The aim of this study was to examine the relationship between body mass index (BMI) and occupational musculoskeletal injury rates, and the statistical interaction between BMI and occupational exposure to musculoskeletal hazards (measured by level of musculoskeletal injury risk based on job category).
Using 17 years of data from 38,214 university and health system employees, multivariate Poisson regression modeled the interaction between BMI and musculoskeletal injury risk on injury rates.
A significant interaction between BMI and musculoskeletal injury risk was observed. Although the effect of BMI was strongest for “low” musculoskeletal injury risk occupations, absolute musculoskeletal injury rates for “mid”/”high” musculoskeletal injury risk occupations remained larger.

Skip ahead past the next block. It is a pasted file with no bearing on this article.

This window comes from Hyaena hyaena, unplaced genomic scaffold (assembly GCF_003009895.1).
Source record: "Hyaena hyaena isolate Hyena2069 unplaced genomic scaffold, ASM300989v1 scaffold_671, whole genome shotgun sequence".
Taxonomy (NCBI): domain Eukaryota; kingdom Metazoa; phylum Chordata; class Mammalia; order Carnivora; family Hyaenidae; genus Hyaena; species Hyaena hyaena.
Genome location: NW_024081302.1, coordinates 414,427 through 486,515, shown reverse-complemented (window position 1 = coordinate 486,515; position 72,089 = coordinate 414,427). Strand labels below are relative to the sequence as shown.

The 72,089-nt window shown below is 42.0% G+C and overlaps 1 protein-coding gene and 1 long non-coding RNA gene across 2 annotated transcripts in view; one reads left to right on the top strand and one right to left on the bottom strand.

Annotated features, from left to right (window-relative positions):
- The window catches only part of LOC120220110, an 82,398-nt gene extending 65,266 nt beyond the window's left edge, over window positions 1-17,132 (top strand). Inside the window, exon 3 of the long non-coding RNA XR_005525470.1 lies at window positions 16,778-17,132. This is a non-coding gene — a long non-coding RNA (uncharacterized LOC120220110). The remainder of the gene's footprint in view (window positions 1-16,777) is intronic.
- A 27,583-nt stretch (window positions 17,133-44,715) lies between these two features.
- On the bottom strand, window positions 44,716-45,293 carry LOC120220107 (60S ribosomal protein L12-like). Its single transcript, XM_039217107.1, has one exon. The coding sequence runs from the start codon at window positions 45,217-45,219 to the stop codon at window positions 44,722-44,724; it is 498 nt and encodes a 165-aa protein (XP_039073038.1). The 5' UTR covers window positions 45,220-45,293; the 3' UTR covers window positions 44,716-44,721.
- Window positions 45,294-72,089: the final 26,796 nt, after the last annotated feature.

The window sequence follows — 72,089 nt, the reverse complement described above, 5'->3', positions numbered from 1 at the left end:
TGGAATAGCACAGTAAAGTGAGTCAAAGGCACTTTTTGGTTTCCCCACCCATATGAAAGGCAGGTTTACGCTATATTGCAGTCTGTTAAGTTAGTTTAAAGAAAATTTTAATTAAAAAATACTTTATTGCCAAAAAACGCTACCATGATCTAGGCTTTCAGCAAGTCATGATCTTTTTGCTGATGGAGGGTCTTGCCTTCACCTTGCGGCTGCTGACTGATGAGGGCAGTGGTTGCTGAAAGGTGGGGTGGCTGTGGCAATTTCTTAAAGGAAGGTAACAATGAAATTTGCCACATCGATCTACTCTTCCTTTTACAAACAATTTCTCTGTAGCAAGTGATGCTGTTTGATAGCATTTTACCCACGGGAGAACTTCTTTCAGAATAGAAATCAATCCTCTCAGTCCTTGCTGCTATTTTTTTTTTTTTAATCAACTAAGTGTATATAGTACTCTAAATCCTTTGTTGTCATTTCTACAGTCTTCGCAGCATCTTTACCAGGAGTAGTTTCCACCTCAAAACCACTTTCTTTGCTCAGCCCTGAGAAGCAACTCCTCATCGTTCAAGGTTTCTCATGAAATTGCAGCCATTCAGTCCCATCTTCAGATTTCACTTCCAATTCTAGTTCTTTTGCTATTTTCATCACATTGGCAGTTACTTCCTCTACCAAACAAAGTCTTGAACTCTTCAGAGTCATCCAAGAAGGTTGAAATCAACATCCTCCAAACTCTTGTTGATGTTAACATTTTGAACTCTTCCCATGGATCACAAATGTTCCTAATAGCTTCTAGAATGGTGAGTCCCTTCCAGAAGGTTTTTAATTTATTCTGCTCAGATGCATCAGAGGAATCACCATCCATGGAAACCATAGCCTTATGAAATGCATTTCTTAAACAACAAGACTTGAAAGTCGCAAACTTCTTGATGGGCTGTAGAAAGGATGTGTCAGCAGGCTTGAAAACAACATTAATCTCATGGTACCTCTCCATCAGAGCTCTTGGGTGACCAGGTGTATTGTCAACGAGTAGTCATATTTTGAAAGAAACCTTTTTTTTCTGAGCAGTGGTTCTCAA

To address the occupational musculoskeletal injury burden, initiatives focused on optimal measures of workers’ BMI are important but should not be prioritized over (or used in lieu of) interventions targeting job-specific musculoskeletal injury hazards.
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